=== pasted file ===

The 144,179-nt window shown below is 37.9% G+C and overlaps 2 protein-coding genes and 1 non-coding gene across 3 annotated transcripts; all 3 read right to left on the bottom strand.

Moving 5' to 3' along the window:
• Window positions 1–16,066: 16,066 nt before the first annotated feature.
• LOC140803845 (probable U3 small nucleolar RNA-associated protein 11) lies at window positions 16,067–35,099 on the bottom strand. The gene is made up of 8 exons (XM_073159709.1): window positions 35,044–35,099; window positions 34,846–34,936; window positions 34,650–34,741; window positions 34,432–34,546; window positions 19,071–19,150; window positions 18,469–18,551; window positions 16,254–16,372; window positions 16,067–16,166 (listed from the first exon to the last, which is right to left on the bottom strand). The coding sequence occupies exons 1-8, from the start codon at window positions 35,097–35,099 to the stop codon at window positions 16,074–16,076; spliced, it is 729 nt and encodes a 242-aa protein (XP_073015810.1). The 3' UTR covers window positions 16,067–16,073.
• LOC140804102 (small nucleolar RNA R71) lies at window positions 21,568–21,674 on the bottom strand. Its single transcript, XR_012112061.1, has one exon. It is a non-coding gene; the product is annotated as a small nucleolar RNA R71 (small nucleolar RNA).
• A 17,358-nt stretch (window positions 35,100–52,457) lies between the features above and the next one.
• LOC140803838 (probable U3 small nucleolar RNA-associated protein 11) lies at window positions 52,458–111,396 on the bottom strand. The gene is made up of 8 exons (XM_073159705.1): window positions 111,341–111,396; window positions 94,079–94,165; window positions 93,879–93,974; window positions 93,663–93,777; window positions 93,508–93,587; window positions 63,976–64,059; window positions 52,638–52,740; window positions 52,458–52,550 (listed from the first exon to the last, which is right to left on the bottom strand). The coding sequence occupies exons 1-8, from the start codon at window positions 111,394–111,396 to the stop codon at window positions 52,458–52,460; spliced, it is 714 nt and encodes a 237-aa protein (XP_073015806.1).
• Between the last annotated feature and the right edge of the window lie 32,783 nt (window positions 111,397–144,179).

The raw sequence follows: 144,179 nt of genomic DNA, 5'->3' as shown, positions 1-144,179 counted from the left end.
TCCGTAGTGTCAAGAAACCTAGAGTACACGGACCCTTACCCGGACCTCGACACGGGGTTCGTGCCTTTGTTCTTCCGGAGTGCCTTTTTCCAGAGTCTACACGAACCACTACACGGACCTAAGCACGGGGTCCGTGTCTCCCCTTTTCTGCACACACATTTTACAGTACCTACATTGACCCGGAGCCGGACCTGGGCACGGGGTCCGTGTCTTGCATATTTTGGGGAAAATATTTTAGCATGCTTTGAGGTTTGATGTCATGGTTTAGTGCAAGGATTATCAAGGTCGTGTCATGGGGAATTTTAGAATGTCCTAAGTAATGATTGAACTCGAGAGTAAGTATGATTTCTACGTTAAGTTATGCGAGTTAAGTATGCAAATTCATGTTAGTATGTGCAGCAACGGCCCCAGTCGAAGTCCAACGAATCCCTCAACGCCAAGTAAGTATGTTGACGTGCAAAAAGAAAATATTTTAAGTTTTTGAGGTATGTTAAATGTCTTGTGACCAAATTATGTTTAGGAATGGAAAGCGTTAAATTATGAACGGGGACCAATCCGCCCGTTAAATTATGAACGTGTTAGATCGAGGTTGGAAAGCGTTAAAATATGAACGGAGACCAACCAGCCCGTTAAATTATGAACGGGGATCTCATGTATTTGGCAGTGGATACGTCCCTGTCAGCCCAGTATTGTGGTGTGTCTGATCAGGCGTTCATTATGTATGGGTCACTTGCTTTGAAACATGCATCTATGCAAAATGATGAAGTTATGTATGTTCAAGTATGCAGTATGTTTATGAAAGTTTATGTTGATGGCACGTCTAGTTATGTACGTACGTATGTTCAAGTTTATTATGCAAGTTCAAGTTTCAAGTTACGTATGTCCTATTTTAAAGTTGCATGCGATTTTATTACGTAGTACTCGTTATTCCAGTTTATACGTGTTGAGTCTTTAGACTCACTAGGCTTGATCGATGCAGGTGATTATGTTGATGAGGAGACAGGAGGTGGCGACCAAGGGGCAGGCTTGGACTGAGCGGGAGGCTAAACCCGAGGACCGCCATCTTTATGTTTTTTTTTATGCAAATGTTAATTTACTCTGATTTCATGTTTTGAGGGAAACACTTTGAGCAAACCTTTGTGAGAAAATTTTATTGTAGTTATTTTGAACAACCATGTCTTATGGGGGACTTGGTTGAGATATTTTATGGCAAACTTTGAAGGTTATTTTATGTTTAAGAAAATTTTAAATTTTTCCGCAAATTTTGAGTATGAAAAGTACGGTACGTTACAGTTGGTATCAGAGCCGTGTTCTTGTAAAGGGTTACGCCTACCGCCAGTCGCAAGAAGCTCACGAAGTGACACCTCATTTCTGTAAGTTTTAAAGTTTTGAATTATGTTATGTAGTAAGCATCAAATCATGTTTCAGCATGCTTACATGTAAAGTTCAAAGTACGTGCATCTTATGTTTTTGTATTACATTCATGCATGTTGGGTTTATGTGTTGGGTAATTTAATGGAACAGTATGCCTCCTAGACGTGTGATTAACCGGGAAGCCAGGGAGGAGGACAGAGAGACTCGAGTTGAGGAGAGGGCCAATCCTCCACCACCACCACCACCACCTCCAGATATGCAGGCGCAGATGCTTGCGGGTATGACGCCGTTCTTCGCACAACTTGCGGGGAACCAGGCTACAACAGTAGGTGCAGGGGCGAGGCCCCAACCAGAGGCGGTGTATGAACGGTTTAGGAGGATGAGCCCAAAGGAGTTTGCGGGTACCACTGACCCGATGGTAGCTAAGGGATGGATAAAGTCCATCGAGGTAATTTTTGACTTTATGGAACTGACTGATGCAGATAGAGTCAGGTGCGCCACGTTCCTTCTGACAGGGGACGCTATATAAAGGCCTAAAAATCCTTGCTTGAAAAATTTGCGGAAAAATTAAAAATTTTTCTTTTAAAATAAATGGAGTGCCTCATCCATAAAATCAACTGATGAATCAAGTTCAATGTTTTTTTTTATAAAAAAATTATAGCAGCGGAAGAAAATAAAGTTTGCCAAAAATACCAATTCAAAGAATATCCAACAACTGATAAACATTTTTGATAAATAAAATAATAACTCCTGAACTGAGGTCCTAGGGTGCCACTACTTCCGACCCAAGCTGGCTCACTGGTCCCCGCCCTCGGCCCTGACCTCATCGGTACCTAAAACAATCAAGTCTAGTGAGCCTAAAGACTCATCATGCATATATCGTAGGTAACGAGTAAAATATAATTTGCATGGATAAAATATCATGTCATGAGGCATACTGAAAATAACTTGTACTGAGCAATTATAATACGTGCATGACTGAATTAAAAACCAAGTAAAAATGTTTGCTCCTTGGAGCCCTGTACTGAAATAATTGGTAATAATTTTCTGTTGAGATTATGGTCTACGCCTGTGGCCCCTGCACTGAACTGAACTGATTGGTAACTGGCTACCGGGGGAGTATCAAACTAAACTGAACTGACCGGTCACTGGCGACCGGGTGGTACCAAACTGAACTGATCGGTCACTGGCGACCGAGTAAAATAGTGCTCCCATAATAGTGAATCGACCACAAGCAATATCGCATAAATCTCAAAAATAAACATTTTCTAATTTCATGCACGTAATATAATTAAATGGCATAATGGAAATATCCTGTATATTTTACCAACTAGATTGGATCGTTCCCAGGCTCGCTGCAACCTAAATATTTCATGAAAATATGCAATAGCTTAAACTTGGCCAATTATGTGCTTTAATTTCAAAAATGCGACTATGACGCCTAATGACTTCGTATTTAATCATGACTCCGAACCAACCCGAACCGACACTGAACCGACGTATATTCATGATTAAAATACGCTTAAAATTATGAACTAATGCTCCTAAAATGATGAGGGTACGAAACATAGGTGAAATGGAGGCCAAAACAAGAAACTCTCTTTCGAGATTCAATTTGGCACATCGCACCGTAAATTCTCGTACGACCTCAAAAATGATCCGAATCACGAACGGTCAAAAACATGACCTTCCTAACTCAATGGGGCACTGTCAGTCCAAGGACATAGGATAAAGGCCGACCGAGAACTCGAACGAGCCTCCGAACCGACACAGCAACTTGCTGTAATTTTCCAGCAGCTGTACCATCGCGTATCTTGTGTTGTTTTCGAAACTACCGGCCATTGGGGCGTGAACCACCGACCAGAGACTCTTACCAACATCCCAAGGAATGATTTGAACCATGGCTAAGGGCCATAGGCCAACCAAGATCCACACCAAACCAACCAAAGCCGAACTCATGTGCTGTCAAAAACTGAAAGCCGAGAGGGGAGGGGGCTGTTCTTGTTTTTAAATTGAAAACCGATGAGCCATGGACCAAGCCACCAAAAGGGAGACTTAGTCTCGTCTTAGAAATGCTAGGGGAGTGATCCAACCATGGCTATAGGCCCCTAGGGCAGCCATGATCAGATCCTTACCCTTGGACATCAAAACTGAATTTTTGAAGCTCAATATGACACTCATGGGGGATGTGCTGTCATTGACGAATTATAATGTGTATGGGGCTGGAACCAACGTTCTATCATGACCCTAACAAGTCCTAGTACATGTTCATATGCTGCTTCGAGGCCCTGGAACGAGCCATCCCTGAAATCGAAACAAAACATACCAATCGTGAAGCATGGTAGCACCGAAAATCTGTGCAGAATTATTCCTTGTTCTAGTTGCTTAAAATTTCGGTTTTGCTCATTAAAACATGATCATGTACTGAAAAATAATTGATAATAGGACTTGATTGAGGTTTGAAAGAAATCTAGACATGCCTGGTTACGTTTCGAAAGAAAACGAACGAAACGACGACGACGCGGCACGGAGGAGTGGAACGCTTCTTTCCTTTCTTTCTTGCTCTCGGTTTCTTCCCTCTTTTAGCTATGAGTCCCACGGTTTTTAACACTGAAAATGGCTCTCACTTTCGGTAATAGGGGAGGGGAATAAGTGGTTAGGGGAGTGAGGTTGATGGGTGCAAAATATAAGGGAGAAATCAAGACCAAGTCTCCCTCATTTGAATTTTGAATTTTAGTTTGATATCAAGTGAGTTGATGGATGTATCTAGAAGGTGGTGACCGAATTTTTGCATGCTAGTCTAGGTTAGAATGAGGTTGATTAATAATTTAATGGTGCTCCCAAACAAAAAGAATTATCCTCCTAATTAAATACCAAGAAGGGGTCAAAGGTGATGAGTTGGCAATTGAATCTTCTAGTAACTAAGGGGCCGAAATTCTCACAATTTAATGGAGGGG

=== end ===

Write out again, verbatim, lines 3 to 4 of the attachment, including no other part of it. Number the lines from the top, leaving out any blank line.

• Window positions 1–16,066: 16,066 nt before the first annotated feature.
• LOC140803845 (probable U3 small nucleolar RNA-associated protein 11) lies at window positions 16,067–35,099 on the bottom strand. The gene is made up of 8 exons (XM_073159709.1): window positions 35,044–35,099; window positions 34,846–34,936; window positions 34,650–34,741; window positions 34,432–34,546; window positions 19,071–19,150; window positions 18,469–18,551; window positions 16,254–16,372; window positions 16,067–16,166 (listed from the first exon to the last, which is right to left on the bottom strand). The coding sequence occupies exons 1-8, from the start codon at window positions 35,097–35,099 to the stop codon at window positions 16,074–16,076; spliced, it is 729 nt and encodes a 242-aa protein (XP_073015810.1). The 3' UTR covers window positions 16,067–16,073.